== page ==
What Will You Do if Your Child Doesn’t Like Sports?

If your child doesn’t like opera, that will probably go unnoticed. With sports, it’s a different matter.

Americans spend more than $100 billion on sports annually, with more than half of that going for sporting events, according to a 2017 survey by MarketWatch. On average, they also spend more than 4 hours each week watching sports programs and news.

Not sharing a favorite national pastime can be awkward. As a parent, you may also be concerned that your child will miss out on the benefits of participating in sports, including physical fitness and social skills.

Fortunately, there are other ways to keep your child healthy and engaged. Consider these suggestions for raising a child who doesn’t like sports.

Physical Activities for Children Who Don’t Play Sports:

1. Take a walk. It’s often overlooked because it’s so simple, but walking is very effective at burning calories and conditioning your heart. Studies show that a brisk one-to-three-mile daily walk reduces the risk of death by about 10%.

2. Do more aerobics. For greater health benefits, supplement walking with more vigorous cardio workouts. Your child might enjoy cycling, swimming, or running.

3. Train for strength. If your child is mature enough to play sports, they’re probably ready for resistance exercises. Check with your doctor and provide adequate supervision and age-appropriate equipment.

4. Go dancing. Zumba burns about the same number of calories as jogging, and your child might think it’s more fun. Watch videos or take classes to learn more steps.

5. Put on skates. Kids love ice rinks and skateboard parks. Check with your local department of recreation and parks to find free lessons for youths. Discuss safety measures too.

6. Learn martial arts. Karate and other disciplines build confidence as well as muscles. Visit a variety of dojos and ask for free trials to help you choose a program that suits your child.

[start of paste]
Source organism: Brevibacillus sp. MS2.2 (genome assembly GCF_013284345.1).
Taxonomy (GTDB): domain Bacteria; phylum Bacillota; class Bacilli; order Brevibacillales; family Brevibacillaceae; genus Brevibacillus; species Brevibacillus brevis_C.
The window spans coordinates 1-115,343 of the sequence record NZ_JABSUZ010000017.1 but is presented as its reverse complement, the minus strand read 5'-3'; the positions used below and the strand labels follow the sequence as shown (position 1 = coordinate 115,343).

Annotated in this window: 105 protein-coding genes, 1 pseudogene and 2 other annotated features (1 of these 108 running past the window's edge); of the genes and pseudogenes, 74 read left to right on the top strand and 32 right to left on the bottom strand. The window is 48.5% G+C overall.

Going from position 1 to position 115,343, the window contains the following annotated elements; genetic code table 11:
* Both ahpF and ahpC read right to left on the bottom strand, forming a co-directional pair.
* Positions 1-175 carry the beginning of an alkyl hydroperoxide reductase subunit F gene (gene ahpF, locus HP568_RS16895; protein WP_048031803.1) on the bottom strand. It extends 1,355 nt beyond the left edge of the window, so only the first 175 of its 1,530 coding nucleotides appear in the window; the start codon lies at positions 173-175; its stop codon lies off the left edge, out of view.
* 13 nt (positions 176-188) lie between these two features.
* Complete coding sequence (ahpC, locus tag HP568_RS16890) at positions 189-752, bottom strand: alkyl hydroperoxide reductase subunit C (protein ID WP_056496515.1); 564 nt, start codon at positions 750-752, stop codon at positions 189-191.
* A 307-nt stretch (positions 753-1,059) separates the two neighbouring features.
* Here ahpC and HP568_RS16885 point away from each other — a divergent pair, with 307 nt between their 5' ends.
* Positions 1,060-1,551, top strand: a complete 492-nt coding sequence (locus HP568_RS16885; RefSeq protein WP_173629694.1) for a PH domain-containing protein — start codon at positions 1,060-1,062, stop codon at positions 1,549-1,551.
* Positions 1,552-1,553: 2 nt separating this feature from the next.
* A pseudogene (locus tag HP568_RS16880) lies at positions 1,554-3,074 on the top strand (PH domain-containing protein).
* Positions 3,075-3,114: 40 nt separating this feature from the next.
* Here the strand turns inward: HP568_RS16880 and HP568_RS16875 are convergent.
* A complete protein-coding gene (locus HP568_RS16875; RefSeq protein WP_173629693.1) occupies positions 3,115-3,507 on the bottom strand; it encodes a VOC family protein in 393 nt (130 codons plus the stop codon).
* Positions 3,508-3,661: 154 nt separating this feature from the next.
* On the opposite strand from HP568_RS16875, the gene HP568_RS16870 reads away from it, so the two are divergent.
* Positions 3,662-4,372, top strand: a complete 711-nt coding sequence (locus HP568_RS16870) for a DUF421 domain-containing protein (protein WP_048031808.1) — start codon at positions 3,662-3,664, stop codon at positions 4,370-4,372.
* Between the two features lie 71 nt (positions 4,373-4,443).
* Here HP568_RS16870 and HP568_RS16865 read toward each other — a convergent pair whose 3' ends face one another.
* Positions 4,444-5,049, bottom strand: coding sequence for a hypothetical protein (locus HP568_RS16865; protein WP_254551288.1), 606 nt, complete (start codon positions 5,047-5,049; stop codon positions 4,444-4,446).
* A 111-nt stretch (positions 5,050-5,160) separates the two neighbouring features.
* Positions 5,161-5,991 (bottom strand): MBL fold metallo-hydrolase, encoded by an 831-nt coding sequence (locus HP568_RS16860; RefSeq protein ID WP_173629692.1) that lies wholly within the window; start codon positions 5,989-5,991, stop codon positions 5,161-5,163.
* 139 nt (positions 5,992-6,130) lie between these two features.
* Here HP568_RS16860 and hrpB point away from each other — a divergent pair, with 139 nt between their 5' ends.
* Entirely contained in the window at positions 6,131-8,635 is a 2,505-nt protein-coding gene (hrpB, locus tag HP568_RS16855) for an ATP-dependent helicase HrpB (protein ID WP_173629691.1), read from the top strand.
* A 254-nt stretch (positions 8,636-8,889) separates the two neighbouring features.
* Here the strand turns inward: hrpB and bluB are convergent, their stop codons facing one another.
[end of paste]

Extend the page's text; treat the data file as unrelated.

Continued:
Social Activities for Children Who Don’t Play Sports:

1. Play music. When it comes to encouraging teamwork and discipline, a band can do anything a sports team can do. Just learning to play a musical instrument also boosts brain growth, as well as reading, math, and motor skills.

2. Perform on stage. Acting is another way for your child to work on their communication habits and increase their emotional intelligence. They can audition for a role in the school play or enroll in youth programs at many community theaters.

3. Join a club. Schools, neighborhood centers, and other venues offer a wide range of associations for kids with similar interests. Your child can develop their hobbies and expand their social circle.

4. Attend camp. For a briefer but more immersive experience, send your child to camp. Popular themes include STEM, outdoor adventure, and arts education. If you’re on a strict budget, contact nonprofits like Boys & Girls Clubs and YMCA. Ask about financial assistance and discounts.

5. Volunteer together. Participate in service projects designed for families and youths. You can support one-time events or find recurring opportunities where your child will have more time to bond with others.

6. Get a job. Children gain real-word experience, as well as a paycheck, with an afterschool job. Studies show that most students can maintain their grades as long as they work less than 15 hours a week.

Your child can make friends and stay physically fit without footballs and baseball bats. Pay attention to their interests, so you can help them choose activities that will allow them to have fun and develop important life skills.

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